Under ASC 842, lease disclosure requirements were created with the intent to provide financial statement readers with more transparent insights into the lease activities of a given entity. Thus allowing them to “assess the amount, timing, and uncertainty of cash flows arising from leases.” Both qualitative and quantitative information will inform the reader as to the methodology behind the lease classification determination. In addition, it provides an overview of any assumptions that were made in accounting for the leases, both operating and finance. Below we outline the common disclosure requirements under ASC 842 and they can be broken down into two major categories: Quantitative Disclosures and Qualitative Disclosures.
Financial Statement Disclosures
The right-of-use assets (ROU assets) and lease liabilities for every finance and operating lease must be disclosed explicitly on the balance sheet. This is the heart and soul of the ASC 842 lease accounting guidelines. Similarly to ASC 840, ASC 842 requires a lessee to disclose a maturity analysis of its finance lease liabilities. This requirement asks that they highlight the undiscounted cash flows for at least the first five years following the financial statements date as well as for the remaining years.
Statement of Comprehensive Income
- Finance Lease – Present the interest expense on the lease liability as well as the ROU asset amortization schedule. These two expenses are not required to be presented as separate line items and shall instead be presented consistent with how the entity presents interest expenses, depreciation and/or amortization of similar assets.
- Operating Lease – the lease expense shall be included in the lessee’s income from continuing operations.
Statement of Cash Flow –The presentation of expenses and cash flows will differ based on how a lease is classified under ASC 842.
- Finance Lease – The principal portion should be classified as financing activities and related interest expense is classified similarly as interest paid.
- Operating Lease – Lease payments—including variable payments—are classified within operating activities, except for expenditures to make the asset ready for use. These are instead classified as investing activities.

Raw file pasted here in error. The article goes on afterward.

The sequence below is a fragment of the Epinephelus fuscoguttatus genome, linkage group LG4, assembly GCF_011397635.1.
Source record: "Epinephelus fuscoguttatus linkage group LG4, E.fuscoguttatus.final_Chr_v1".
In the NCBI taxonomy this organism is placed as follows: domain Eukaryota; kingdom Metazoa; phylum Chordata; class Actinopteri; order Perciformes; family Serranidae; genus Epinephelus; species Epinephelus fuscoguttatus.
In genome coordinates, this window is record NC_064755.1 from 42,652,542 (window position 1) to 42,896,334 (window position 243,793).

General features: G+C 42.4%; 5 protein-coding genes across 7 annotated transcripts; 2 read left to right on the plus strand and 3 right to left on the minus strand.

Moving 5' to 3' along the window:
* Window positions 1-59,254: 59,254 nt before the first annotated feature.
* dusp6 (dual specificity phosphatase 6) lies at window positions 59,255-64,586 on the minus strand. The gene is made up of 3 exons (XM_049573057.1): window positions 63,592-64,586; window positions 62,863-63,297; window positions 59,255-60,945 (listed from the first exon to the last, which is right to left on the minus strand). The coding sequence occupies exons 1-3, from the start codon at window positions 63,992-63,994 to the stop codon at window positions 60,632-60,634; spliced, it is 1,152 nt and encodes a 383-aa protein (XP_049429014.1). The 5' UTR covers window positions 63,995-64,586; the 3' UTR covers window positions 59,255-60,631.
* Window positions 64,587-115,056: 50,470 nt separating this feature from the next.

FASB has outlined explicit quantitative disclosures requirements under ASC 842. It is their viewpoint that financial statements readers will gain a better understanding of an entity’s lease activities using these disclosure requirements as guidance. Here is a list of qualitative disclosures:
- Information as it pertains to the nature of the lease
- Information about leases that have not yet met the lease commencement date yet create significant lease liabilities for the lessee
Assumptions and Judgements – With ASC 842 guidelines there are “bright line” tests to determine lease classification and lease contract criteria. But there is also room for significant assumptions and judgments. Some of which includes:
- The determination of whether a contract contains a lease
- The consideration within a contract between the lease components and the non-lease components and of course whether the practical expedient has been applied.
- The determination of the discount rate for a lease
Leaseback Transactions – When a leaseback transaction qualifies as a sale, then ASC 842 requires that the seller / lessee disclose the main terms and conditions of the transaction. In addition, the lessee must disclose any gains or losses from the sale-leaseback. Which will be separate from the sale of any other assets.
Practical Expedients – Practical expedients are relief measures instituted to ease the time, cost and overall effort of ASC 842. In essence, the entity must make an assumption or judgement on whether or not their contract in question meets the appropriate criteria to implement the practical expedient.
Financial statement preparers and their auditors will need to evaluate at what level of depth and disaggregation those disclosures will need to be, remembering that the FASB expects disclosures should reflect the significance of an entity’s leasing arrangements. So, as your finance and accounting teams start to determine their plan on How to Transition to the ASC 842 Lease Accounting Standards they’ll want to develop clear and concise action plans for capturing lease data as well as for deciding on lease assumptions. The best approach is to start planning early for your disclosure requirements and investigate lease management and lease accounting software partners that can store and organize an entity’s disclosure reports.
Accounting Guidance Referenced:
- ASC 842-20-45-4
- ASC 842-20-50- 3
- ASC 842-20-50-4
- ASC 842-20-50-8
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